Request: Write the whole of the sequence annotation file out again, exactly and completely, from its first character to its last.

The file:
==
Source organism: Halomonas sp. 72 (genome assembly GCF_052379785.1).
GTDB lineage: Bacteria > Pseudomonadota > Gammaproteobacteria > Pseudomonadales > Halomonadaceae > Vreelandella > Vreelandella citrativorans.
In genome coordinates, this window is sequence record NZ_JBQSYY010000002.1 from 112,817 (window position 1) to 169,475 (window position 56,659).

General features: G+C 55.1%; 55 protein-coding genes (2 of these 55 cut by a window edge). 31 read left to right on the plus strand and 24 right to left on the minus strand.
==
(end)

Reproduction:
Source organism: Halomonas sp. 72 (genome assembly GCF_052379785.1).
GTDB lineage: Bacteria > Pseudomonadota > Gammaproteobacteria > Pseudomonadales > Halomonadaceae > Vreelandella > Vreelandella citrativorans.
In genome coordinates, this window is sequence record NZ_JBQSYY010000002.1 from 112,817 (window position 1) to 169,475 (window position 56,659).

General features: G+C 55.1%; 55 protein-coding genes (2 of these 55 cut by a window edge). 31 read left to right on the plus strand and 24 right to left on the minus strand.